Excited to he here!
Please, tell. How did you find your way into becoming a kidlit author and why do you love it?
I'm a kidlit author with a confession: I didn't read much as a child. Instead, I climbed trees and tracked butterflies and dreamed about flying to the moon. By age five, I'd set my sights on becoming an astronaut, and I pursued that goal all the way through college. But as I squinted up at my engineering degree, I saw that I'd become too near-sighted to pilot a ship to far-off places. So, I flew (coach) to grad school and started work in robotics, determined to launch something, if not myself. Oddly enough, that's where my interest in writing began.
Interesting! Tell more!
Science requires a lot of reading and reporting, and I was slow at those tasks due to what I later learned was dyslexia, but I eventually found my way into the world of academic literature. Eventually, paper writing became a source of joy and pride. Though I never built a robot to visit mysterious other worlds, I used machines to model mysteries of this terrestrial one, including honeybee navigation, bat sonar, and whale songs. My interest in these topics didn't stop when I left academia to nurse a sick kid back to health. That's when I started thinking about exploring science and technology in kidlit.
Fast forward many years (and manuscript drafts), and I'm a Raven Quill Literary Agency author! What I love about writing for young people is that I can approach topics in many different ways—inside a novel with a beating heart, as creative nonfiction, across picture book spreads and comic book panels. And I'm always thinking about ways to engage young people (like my kid-self) who are reluctant to read.
What project of the heart are you working on?
This year, I've divided my time between two totally different projects of the heart. One is an MG novel about loyalty and loss and ligers (captive big cats). The idea came to me nearly ten years ago, and figuring out how to make the story catch fire has required patience and vulnerability. But the book is now on submission! My other project is a YA biography collection that I proposed to a publisher just ten months ago. It has required action and organization (to make connections with pioneering women in the music industry). I'm writing with a friend and fellow music lover, Maureen Charles, and we're excited to share these inspiring bios with young readers next year. Music Mavens will be published by Chicago Review Press in fall 2022.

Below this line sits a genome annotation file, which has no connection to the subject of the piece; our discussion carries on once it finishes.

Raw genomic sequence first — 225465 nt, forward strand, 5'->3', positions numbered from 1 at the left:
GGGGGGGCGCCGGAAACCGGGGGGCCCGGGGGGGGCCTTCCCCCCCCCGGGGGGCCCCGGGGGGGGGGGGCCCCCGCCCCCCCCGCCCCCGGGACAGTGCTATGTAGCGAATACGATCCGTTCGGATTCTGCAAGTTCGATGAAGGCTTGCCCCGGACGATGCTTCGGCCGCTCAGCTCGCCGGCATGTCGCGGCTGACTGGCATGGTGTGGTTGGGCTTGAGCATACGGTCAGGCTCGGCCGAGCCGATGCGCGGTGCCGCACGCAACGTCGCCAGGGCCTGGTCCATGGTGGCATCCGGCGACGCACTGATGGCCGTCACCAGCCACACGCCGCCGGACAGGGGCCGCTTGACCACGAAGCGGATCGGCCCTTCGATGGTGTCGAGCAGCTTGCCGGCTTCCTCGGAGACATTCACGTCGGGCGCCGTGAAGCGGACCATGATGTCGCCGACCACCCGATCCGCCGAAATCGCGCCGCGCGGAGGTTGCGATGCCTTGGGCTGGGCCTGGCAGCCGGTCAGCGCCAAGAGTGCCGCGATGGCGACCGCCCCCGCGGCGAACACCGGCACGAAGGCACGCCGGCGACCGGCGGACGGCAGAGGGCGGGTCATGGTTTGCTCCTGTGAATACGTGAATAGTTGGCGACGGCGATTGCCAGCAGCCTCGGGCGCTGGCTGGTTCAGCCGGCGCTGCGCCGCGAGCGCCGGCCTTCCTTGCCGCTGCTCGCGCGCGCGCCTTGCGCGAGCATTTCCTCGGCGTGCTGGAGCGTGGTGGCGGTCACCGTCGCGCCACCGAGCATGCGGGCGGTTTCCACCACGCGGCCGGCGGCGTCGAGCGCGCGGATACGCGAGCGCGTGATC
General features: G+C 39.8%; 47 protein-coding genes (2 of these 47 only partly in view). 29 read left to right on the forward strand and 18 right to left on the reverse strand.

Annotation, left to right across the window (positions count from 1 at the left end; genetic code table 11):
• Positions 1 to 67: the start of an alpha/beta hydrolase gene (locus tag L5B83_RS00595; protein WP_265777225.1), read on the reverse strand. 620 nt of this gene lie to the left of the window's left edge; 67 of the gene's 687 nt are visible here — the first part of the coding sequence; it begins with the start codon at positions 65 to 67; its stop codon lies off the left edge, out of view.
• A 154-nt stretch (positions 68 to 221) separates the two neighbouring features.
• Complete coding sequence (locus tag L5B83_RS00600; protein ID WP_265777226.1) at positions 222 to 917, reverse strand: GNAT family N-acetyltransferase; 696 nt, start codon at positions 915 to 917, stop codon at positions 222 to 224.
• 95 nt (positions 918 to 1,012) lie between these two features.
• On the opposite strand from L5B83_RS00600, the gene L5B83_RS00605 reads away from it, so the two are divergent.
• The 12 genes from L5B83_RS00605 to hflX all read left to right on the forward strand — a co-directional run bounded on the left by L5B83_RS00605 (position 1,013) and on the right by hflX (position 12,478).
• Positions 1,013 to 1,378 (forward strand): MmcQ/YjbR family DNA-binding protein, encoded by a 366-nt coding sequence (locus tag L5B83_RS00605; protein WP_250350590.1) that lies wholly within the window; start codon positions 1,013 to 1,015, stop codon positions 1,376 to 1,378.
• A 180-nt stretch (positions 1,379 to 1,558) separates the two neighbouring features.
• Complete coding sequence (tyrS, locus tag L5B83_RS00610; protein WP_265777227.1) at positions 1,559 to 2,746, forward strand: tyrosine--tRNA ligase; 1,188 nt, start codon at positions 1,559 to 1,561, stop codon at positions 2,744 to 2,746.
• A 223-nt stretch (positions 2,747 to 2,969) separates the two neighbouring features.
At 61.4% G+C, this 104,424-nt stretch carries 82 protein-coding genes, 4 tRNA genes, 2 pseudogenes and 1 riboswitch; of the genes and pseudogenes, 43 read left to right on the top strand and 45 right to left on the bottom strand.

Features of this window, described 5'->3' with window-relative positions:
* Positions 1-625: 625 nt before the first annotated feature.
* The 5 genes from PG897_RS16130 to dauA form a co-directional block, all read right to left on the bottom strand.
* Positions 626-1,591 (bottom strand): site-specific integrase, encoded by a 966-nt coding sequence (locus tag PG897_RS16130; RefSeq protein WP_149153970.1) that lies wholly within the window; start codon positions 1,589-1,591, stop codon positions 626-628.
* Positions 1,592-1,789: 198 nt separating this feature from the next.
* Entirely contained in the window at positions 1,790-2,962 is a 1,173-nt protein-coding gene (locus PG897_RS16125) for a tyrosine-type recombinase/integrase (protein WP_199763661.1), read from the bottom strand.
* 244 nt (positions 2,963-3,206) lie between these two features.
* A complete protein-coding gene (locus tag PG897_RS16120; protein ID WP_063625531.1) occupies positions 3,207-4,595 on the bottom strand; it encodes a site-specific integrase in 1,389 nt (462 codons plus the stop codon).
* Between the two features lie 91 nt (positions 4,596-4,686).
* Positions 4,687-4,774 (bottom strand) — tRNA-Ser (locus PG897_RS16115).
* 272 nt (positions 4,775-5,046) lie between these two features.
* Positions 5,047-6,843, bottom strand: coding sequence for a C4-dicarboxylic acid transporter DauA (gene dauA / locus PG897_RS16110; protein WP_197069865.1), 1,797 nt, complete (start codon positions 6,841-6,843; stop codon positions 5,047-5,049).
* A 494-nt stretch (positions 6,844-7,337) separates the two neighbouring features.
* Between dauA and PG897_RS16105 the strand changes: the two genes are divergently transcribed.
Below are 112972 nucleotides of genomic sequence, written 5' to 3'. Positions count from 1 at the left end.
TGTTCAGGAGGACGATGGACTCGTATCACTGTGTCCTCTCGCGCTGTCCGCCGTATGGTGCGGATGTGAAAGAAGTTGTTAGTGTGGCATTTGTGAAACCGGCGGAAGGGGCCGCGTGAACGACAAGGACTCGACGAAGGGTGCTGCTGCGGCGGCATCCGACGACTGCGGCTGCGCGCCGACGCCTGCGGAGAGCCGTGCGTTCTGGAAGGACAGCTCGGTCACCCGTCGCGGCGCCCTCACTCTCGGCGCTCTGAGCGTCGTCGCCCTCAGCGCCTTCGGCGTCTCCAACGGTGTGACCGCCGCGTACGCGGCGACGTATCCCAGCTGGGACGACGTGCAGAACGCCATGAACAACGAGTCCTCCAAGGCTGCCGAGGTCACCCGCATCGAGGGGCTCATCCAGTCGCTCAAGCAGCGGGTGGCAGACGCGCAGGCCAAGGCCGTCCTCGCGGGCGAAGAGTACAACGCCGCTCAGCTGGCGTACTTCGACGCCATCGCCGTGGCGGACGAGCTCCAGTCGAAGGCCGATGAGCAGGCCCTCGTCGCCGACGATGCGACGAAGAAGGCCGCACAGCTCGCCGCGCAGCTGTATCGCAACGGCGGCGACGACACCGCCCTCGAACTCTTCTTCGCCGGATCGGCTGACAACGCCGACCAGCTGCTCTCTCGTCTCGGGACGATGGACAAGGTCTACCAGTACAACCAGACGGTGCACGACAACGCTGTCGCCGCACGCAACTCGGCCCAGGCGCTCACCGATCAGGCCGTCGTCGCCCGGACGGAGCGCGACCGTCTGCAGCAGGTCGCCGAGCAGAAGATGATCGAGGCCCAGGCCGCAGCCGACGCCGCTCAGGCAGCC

CONGRATS! What do you love about working with Kelly Dyksterhouse of Raven Quill Literary?
In an interview on this very blog, Kelly said, "I think that a true writer is someone who is always growing their craft." One of the many things I love about working with Kelly is her commitment to career development. Kelly shares craft resources and book recommendations with her "mini flock." She offers imaginative insight about new work and detailed feedback on finished drafts. I lost count of how many times Kelly read my MG novel during a recent revision, but her comments were always supportive and spot-on!
I also have to highlight Kelly's community spirit. When I arrived (virtually) at the agency in the long winter of 2020, the birds-of-a-feather culture I found there was such a surprise and delight. The agents host Zoom hangouts. The authors meet in Slack and FB groups. And everyone’s deals, awards, and book birthdays are celebrated. Participation in RQLA's many group activities is optional, of course, but for me, this connection has become an essential piece of support in my writing life. And I'm so grateful to Kelly and the other agents for making the "nest" such a warm and friendly place.
A nurturing place to land, to be sure! Well, thanks for participating in my blog party.
Absolutely! Thanks for having me!